So apparently, love hotel is barely an infant industry in India. In Vietnam, this has been a long established industry with huge competition, and some innovations even. But is there a case to be made for an app of such kind in Vietnam?
In conservative India, a startup is helping unmarried couples find a room
An entrepreneur has come to the rescue of unmarried couples in Delhi and Mumbai.
Young couples looking for some privacy in conservative India are often vulnerable to physical attacks by the police and self-appointed guardians of “Indian culture.” Vigilante groups have assaulted lovers in parks, beaches, and pubs for engaging in any sort of public display of affection. As a result, consenting adults, if they are unmarried, often struggle to find hotel rooms for some private time.
Enter StayUncle. The New Delhi-based startup has tied up with hotels where unmarried couples can rent rooms for a duration as short as 8–10 hours. The idea is to help them with affordable rooms, without feeling uncomfortable or unsafe.
“There is no law in India that prohibits (unmarried) couples from renting a room,” Sanchit Sethi, founder of the year-old startup, told Quartz in a phone interview. “As long as you have a government identity card, you should be given a room. We don’t live in the 1950s anymore. What we are trying to do is change the mindset of hoteliers.”
“Couples need a room. Not a judgement.”
Sethi’s initial business plan was to offer hotel rooms for short durations to travellers. Most hotels in India take reservations on a 24-hour basis — a relatively expensive affair. Together with Blaze Arizanov, a digital marketer, the duo launched StayUncle in April 2015. New Delhi’s Hotel Shimla Heritage became StayUncle’s first tie-up.
The company also received its first angel investment of a “couple of lakhs” from Ajay Naqvi, the country marketing manager for Airbnb, according to Sethi.
“What was surprising was that 99% of the enquiries we were receiving were from unmarried couples looking for rooms,” said Sethi, a Birla Institute of Technology and Science (BITS)-Pilani graduate. That’s when StayUncle decided to take a relook at its business.
“We started fresh all over again. This time, with the focus on unmarried couples,” said Sethi.
Uncle starts scaling up
In December 2015, Ace Residency, a budget hotel in New Delhi’s upmarket Greater Kailash neighbourhood, partnered with StayUncle. This was the first hotel to sign up with StayUncle that allowed rooms to be booked for unmarried couples.
Since then, the company has tied up with 34 others in the capital and 10 in Mumbai. Now, even marquee properties such as the Trident and Oberoi have joined them, according to Sethi. Over the next few months, StayUncle will also start helping young people plan surprise parties or travel, with the intention of building an ecosystem around unmarried couples.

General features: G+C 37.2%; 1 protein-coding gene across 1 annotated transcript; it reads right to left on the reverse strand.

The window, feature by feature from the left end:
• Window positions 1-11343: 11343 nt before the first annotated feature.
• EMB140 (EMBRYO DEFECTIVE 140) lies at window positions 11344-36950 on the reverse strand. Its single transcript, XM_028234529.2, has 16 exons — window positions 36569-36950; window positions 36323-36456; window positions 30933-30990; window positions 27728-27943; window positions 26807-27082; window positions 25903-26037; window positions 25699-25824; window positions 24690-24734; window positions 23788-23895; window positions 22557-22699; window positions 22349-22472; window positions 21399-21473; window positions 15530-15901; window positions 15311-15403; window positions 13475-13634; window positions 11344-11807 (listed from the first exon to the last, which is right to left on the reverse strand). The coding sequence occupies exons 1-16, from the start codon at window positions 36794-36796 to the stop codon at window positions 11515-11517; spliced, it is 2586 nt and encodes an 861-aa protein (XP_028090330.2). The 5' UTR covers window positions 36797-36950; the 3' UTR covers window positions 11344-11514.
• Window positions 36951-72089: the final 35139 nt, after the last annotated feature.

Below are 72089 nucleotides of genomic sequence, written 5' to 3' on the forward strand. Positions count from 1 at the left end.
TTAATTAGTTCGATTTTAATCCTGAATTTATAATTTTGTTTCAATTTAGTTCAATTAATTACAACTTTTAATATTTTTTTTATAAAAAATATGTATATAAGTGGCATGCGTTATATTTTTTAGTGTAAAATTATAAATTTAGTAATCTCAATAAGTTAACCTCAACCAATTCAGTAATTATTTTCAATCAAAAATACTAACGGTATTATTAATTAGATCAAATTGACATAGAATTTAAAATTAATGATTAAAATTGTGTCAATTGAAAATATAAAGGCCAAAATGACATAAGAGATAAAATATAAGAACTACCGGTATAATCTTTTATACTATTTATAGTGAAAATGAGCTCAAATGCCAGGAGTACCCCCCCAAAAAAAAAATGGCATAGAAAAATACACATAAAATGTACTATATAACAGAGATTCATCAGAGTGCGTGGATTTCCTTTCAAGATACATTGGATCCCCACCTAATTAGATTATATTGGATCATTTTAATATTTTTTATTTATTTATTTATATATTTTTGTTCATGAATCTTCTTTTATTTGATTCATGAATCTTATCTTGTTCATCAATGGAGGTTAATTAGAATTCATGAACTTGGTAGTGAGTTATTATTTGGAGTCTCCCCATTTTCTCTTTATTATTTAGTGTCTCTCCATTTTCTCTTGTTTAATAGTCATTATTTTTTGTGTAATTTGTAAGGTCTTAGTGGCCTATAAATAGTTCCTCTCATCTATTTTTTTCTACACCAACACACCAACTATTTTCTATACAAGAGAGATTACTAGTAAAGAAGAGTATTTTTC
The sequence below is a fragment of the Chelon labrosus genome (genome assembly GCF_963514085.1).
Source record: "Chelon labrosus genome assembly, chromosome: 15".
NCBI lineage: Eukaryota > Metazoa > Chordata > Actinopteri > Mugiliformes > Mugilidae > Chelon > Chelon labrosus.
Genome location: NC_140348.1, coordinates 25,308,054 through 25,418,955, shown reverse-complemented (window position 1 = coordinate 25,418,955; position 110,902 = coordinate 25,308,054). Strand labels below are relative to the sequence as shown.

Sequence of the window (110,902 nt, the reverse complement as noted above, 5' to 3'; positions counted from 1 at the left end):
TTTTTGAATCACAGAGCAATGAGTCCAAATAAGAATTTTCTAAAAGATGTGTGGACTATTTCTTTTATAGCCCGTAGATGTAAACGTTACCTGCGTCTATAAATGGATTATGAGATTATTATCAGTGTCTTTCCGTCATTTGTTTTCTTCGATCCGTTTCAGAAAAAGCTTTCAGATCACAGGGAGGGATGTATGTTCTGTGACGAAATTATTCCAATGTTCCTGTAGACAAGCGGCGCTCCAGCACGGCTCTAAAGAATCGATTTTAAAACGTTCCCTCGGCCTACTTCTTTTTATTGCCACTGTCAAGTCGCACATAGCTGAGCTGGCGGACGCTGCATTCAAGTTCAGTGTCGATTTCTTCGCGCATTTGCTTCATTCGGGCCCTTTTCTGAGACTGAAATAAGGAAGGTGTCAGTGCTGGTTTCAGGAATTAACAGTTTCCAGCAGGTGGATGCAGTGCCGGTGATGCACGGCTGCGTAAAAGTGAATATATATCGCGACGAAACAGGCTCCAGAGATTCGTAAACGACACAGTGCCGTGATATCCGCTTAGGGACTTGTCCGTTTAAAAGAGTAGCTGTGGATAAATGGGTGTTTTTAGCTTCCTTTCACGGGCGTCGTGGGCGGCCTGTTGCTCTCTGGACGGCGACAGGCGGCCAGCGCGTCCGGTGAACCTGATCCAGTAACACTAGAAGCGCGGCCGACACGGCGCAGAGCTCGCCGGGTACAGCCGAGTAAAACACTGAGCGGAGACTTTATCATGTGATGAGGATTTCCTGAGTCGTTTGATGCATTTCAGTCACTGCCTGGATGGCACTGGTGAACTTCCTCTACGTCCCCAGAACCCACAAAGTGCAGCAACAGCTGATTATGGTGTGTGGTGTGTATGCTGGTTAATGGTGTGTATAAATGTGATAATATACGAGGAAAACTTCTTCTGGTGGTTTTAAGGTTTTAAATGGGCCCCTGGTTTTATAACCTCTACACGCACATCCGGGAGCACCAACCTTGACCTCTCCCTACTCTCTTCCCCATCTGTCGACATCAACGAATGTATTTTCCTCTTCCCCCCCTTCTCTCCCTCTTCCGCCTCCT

“Out of 10 hotels we speak to, only two or three eventually sign up,” said Sethi. “This is a new industry and people often see this as going against the culture of the country and there is always the fear of moral policing.” However, in the past three months, the company has already catered to some 200 couples.
Many hoteliers are reluctant to join, fearing “unnecessary hassles” from cops. The police in India often harass young consenting adults and threaten them with charges of public indecency. Last August, 13 couples were picked up by cops from beaches and hotels in Mumbai for “indecent behaviour.”
A hotelier in New Delhi who spoke to Quartz on conditions of anonymity confirmed that StayUncle is bringing a “certain change to the mindset” of the public. “But, hotels don’t want to announce that they are open to unmarried couples,” the hotelier explained. “Sometimes, we face resistance from staff who question why we are allowing unmarried couples. But the fact is, it is not illegal.”
Risky business, but sustainable
Currently, StayUncle works on a commission basis, which varies from hotel to hotel.
“We don’t want to scale up massively by offering cheap discounts. That is not a viable and sustainable business model,” said the 26-year-old Sethi. “In the long run, it will not work. So we would rather focus on growing slowly.”
A large number of India’s e-commerce players and budget hotel-booking companies have relied on massive discounts to scale up business. But that model has come in for heavy criticism for bleeding investor wealth.
An eight-hour stay at hotels that are listed on StayUncle costs anywhere between Rs1,400 ($21) and Rs5,000 ($75). The average rates, however, is around Rs2,000 ($30) for an eight-hour stay.
Now, as StayUncle expands, it has another challenge: ensuring privacy.
In a country where hidden cameras have been found in the changing rooms of even upmarket designer stores, Sethi, and his team will have to ensure that his clients are safe.
“If you see, we currently only tie up with hotels that have a reputation and they would not allow something that puts their business at stake,” said Sethi. “Of course, I wouldn’t say the problem can be completely eliminated, but we know that these hotels we tie up with would never ever do it.”
Originally published at qz.com on April 10, 2016.